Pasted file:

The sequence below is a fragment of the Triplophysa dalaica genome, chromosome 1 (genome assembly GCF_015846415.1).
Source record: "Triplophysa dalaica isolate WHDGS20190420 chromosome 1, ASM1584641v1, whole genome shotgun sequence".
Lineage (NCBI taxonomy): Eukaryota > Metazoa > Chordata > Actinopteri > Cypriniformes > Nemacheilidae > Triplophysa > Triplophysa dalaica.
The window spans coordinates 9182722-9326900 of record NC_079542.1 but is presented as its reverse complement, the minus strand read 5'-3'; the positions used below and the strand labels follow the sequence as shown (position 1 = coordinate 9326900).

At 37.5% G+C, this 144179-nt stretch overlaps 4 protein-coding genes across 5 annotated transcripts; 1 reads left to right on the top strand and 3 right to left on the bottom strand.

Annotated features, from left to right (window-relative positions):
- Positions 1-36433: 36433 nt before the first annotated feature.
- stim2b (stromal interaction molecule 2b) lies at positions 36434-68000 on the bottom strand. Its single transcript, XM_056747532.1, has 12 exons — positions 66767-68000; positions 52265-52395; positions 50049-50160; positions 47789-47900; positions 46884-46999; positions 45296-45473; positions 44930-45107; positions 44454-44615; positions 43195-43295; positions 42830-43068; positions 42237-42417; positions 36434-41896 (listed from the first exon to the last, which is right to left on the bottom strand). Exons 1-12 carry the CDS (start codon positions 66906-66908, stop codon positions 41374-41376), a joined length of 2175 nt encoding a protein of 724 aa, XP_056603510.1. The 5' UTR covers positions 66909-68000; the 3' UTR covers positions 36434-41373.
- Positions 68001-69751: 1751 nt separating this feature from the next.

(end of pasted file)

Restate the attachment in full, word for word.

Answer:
The sequence below is a fragment of the Triplophysa dalaica genome, chromosome 1 (genome assembly GCF_015846415.1).
Source record: "Triplophysa dalaica isolate WHDGS20190420 chromosome 1, ASM1584641v1, whole genome shotgun sequence".
Lineage (NCBI taxonomy): Eukaryota > Metazoa > Chordata > Actinopteri > Cypriniformes > Nemacheilidae > Triplophysa > Triplophysa dalaica.
The window spans coordinates 9182722-9326900 of record NC_079542.1 but is presented as its reverse complement, the minus strand read 5'-3'; the positions used below and the strand labels follow the sequence as shown (position 1 = coordinate 9326900).

At 37.5% G+C, this 144179-nt stretch overlaps 4 protein-coding genes across 5 annotated transcripts; 1 reads left to right on the top strand and 3 right to left on the bottom strand.

Annotated features, from left to right (window-relative positions):
- Positions 1-36433: 36433 nt before the first annotated feature.
- stim2b (stromal interaction molecule 2b) lies at positions 36434-68000 on the bottom strand. Its single transcript, XM_056747532.1, has 12 exons — positions 66767-68000; positions 52265-52395; positions 50049-50160; positions 47789-47900; positions 46884-46999; positions 45296-45473; positions 44930-45107; positions 44454-44615; positions 43195-43295; positions 42830-43068; positions 42237-42417; positions 36434-41896 (listed from the first exon to the last, which is right to left on the bottom strand). Exons 1-12 carry the CDS (start codon positions 66906-66908, stop codon positions 41374-41376), a joined length of 2175 nt encoding a protein of 724 aa, XP_056603510.1. The 5' UTR covers positions 66909-68000; the 3' UTR covers positions 36434-41373.
- Positions 68001-69751: 1751 nt separating this feature from the next.